A Closer Look at the Pet “Custody” (or Pet Allocation) in Illinois

Rincker Law Animal Law, Family/Matrimonial Law Leave a Comment

A recent Champaign County case was decided concerning the division of property concerning pets in a divorce.  In the case of IRMO Montgomery v. Montgomery, a childless couple had two Shih Tzu dogs together that were about one year apart in age.  Both proved to be fit owners and the Husband had both dogs when the Wife moved out.  Later, a court order granted each party possession of one pet each.  They also had a temporary order to meet with the dogs for a two hour visit alternating weekends.

The visits became a hassle, the parties bickered, there was talk about the husband moving further away eventually, and there was disagreement over with which party the pet would have a better life, given that both have moved on and now had other homes, significant others, and pets.

The Champaign County Circuit Court awarded each party the pet that was currently living with each of them.  In coming to its decision, it assessed 14 factors, one of which the court acknowledged was more the well-being of the parties rather than the pet.  The well-being of the pet factors included:

  • Circumstances of ownership;

  • Pets’ adjustments to their environment;
  • Each party’s past, present and future willingness and ability to provide quality food, shelter, veterinary care and meet other needs of the pets;
  • Any prior agreement or course of conduct between the parties relating to decision-making and caretaking functions;
  • The quality of any shared time;
  • Any potential difficulties with joint ownership/responsibility;
  • The distance between the parties and the costs and difficulty of transporting the pets, each parties’ and pet’s daily schedule, and the ability of the parties to cooperate in the arrangement;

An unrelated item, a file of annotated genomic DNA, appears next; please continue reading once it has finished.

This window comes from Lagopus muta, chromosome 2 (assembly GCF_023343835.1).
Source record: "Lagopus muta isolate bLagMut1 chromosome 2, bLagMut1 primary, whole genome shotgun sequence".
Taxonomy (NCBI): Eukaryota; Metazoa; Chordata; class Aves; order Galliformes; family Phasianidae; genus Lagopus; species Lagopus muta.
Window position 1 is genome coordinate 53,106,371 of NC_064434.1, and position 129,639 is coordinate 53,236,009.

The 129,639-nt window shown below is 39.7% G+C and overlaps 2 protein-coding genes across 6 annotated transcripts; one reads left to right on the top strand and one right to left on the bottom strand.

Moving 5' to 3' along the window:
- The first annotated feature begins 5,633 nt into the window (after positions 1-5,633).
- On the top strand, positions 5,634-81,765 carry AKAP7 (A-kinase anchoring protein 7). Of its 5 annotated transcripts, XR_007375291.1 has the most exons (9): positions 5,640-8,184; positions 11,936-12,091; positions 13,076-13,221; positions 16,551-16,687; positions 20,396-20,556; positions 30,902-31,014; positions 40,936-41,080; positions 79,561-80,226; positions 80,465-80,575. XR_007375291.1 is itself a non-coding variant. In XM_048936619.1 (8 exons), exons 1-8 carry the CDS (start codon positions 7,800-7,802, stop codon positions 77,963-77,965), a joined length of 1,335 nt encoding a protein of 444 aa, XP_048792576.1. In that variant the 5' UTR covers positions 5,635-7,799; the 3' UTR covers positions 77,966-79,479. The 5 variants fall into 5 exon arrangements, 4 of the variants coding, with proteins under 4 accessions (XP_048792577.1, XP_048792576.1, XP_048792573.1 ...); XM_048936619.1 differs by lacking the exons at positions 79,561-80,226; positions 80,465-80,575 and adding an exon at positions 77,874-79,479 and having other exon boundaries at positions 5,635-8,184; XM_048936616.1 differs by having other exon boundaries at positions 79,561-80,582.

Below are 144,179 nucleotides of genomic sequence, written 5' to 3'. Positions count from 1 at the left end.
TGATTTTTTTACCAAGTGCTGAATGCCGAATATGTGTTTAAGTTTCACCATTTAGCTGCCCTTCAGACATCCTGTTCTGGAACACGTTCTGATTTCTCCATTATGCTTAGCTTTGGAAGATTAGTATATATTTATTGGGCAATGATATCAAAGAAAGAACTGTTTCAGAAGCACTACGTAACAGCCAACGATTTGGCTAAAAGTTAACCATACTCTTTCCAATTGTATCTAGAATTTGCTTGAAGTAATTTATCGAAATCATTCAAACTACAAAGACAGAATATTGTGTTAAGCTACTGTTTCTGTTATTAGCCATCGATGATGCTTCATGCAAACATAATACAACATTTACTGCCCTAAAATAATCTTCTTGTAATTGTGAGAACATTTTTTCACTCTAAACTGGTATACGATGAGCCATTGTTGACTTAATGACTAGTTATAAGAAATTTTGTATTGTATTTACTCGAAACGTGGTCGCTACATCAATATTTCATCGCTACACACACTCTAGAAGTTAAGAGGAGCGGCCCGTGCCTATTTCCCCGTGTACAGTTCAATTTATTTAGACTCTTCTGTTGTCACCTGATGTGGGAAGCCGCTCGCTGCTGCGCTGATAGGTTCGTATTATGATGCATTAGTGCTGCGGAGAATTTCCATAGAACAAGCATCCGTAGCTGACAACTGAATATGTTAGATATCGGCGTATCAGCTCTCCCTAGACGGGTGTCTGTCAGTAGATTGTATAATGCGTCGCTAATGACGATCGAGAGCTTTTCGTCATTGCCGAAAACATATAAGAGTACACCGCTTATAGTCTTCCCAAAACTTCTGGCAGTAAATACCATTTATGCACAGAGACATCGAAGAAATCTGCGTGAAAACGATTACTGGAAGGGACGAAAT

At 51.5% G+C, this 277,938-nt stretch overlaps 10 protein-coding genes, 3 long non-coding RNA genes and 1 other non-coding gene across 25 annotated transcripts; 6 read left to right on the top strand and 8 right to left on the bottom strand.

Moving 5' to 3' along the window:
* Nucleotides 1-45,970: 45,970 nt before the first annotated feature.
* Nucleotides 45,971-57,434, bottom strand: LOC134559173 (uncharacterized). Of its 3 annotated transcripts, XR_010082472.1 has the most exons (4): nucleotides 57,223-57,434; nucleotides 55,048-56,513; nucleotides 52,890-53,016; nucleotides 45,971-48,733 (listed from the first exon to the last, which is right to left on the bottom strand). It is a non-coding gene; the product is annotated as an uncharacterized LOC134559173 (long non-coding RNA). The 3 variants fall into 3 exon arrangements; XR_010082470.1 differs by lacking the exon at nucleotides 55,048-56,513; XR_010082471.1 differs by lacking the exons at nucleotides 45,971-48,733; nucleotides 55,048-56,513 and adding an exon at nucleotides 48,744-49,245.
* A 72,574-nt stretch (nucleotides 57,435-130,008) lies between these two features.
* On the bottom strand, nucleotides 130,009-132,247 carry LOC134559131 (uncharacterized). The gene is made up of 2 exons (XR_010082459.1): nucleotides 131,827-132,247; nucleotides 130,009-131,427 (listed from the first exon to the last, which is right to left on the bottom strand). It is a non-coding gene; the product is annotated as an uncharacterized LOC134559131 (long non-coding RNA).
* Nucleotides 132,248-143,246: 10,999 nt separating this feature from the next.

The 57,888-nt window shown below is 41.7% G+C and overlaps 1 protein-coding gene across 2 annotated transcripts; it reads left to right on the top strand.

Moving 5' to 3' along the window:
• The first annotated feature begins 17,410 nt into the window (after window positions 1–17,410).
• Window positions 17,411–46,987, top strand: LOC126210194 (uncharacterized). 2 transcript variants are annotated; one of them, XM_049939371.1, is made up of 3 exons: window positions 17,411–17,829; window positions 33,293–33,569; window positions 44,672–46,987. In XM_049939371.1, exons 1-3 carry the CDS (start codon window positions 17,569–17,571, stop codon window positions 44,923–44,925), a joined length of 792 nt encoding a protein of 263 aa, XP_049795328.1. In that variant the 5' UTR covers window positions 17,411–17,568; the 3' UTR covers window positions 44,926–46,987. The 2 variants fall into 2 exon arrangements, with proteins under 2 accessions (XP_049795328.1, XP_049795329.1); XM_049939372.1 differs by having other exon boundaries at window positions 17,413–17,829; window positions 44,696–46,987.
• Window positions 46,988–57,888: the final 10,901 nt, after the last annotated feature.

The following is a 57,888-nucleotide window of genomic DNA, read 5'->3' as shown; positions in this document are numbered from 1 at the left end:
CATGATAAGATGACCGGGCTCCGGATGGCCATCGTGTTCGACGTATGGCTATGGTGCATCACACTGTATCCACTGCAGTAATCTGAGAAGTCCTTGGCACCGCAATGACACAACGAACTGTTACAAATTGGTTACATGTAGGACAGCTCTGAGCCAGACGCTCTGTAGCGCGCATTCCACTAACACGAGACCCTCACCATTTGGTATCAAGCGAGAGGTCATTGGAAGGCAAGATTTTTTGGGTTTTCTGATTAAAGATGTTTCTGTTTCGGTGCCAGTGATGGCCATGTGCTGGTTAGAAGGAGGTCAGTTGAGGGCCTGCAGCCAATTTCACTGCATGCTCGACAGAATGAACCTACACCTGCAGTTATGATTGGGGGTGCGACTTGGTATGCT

• The amount of time each party spent performing caretaking functions and making decisions with respect to the pets in the 24 months preceding the filling of the Petition;
  • The interaction and interrelationship of the pets with the parties and other persons and other pets;
  • Physical violence or threat of physical violence by a party, or other household member, against the pets;
  • Mental and physical health of the parties and pets and special qualities of the pets;
  • Ability of the parties to cooperate in decisions/responsibility, or the level of conflict between the parties that may affect this;
  • The wishes of the parties (the court acknowledges that this is more about the well-being of a party so not as important as the other factors);
  • Each pet’s attachment and bond to the parties.

The court concluded that most factors favored neither party and others favored keeping the status quo.  Ultimately, the wife was awarded the dog she currently had in her possession and the husband was awarded the dog he currently had in his possession.  The requirement of shared time was furthermore abolished.



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